- More information about Darcy Wagner in Lund University Research Portal
- Watch a movie about her research (Youtube, opens up in a new window)
Wallenberg Molecular Medicine Fellow – Hematopoietic System
The focus of our lab is to understand the molecular determinants underlying cellular reprogramming and hematopoietic specification. Cellular reprogramming can be achieved experimentally in different ways, including nuclear transfer, cell fusion or expression of transcription factors. The emergent ability to reprogram differentiated cells into desired hematopoietic cell-types is opening avenues to the discovery of new therapies for immune and blood diseases.
The goals of my laboratory are a) to understand at the molecular level how hematopoietic cellular identities are specified employing cellular reprogramming logic and b) to use this knowledge to manipulate genes and pathways that ultimately may allow the generation of patient-specific hematopoietic cells for regenerative medicine and immunotherapy.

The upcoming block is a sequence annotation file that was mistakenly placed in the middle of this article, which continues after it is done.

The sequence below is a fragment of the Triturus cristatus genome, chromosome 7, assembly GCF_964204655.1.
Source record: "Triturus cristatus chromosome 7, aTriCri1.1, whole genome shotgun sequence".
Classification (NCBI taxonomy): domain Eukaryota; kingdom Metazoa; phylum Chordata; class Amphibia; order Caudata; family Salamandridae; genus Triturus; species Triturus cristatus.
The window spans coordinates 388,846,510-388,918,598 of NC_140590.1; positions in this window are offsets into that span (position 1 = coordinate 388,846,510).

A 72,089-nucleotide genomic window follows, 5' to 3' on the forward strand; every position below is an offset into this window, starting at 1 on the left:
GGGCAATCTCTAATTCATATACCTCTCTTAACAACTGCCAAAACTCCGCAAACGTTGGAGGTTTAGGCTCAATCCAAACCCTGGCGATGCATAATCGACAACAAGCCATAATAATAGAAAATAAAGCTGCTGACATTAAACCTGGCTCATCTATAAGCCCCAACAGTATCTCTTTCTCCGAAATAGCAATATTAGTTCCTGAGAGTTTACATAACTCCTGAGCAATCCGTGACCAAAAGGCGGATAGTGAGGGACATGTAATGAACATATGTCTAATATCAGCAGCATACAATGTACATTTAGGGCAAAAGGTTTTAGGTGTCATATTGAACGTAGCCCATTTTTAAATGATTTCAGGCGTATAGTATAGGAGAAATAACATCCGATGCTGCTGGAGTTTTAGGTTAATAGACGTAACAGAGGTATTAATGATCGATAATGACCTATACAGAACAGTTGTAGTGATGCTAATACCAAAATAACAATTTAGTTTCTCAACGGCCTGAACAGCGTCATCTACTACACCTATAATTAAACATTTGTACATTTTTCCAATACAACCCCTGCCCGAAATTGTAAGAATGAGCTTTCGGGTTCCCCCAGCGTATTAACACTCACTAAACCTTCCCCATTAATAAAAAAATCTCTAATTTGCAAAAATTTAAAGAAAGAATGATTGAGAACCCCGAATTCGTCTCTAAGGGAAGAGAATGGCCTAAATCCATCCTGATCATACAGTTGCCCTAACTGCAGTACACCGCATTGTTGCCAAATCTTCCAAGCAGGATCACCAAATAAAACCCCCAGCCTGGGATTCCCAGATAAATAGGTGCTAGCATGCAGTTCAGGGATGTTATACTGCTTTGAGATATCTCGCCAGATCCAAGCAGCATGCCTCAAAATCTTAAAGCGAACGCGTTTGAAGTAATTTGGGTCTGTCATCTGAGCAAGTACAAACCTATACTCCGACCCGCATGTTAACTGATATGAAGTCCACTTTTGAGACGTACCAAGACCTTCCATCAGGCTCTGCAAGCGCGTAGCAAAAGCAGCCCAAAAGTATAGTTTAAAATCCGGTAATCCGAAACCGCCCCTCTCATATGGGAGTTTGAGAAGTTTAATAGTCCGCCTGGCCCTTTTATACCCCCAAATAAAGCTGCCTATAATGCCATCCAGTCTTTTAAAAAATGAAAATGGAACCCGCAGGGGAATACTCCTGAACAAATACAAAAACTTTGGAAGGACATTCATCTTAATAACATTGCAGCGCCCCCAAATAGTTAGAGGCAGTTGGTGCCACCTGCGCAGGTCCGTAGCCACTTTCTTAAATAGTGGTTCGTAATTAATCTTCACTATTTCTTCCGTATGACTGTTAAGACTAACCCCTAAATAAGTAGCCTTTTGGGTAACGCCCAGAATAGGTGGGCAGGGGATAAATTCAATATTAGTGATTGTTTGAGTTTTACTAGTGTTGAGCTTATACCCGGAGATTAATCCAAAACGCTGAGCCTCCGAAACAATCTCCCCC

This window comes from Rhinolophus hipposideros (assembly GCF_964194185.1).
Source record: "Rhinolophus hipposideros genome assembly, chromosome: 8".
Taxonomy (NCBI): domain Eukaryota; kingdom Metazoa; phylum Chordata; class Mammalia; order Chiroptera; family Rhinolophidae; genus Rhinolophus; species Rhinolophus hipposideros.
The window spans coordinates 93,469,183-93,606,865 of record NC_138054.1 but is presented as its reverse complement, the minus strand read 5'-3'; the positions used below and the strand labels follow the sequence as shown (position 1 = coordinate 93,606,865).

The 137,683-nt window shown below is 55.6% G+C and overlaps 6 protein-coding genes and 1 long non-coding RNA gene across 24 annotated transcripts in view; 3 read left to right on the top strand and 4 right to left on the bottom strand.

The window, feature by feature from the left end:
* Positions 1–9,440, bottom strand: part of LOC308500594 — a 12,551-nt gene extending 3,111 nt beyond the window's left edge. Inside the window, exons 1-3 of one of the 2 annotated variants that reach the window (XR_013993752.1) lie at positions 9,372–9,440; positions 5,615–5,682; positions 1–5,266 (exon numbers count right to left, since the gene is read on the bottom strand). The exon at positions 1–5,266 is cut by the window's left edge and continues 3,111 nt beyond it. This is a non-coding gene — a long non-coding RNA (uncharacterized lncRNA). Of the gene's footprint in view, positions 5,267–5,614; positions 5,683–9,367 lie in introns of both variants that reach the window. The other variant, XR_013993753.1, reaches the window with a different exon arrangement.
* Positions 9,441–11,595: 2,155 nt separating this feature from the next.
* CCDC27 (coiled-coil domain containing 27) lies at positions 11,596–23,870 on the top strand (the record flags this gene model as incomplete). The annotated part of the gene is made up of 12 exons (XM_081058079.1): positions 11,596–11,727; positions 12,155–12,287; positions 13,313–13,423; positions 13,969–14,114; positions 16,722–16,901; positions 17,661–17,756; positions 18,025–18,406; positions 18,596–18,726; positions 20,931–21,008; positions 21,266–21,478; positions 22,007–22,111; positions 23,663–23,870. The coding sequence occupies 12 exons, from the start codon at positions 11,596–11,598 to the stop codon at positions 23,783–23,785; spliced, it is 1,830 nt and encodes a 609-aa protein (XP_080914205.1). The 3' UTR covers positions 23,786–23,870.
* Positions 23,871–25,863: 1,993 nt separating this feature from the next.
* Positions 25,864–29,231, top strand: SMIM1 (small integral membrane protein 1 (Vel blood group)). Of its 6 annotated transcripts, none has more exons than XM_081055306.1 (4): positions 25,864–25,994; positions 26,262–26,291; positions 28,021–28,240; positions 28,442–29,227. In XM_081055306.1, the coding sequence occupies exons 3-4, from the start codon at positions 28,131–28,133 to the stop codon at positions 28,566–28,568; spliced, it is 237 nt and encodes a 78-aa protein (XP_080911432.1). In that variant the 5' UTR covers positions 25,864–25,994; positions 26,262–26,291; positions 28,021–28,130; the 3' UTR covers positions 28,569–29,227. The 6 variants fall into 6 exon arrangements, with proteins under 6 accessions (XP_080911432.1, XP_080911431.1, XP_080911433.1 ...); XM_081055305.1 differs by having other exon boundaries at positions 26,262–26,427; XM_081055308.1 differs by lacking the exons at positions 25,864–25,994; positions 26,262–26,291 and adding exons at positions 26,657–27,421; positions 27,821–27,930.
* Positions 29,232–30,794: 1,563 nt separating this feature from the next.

- More information about Filipe Pereira in Lund University Reseach Portal
- Watch a video about his research (Youtube, opens in a new window)
Wallenberg Molecular Medicine Fellow – Cardiovascular System
Cardiovascular disease such as heart attack, stroke, and peripheral vascular disease, is the number-one health problem in the world. Despite remarkable progress in diagnosis and prevention, cardiovascular diseases cause disability and death at an astounding rate. The best opportunities to develop and implement new strategies for preventing and treating cardiovascular disease lie in the understanding of its underlying mechanisms.
Thus far, our earlier work provides ample evidence that S1P plays a key role in immune cell recruitment, cytokine production and vascular tone regulation during experimental hypertension and heart failure. Therefore, we strongly believe that S1P’s signalling axis will prove an attractive therapeutic target for cardiovascular complications.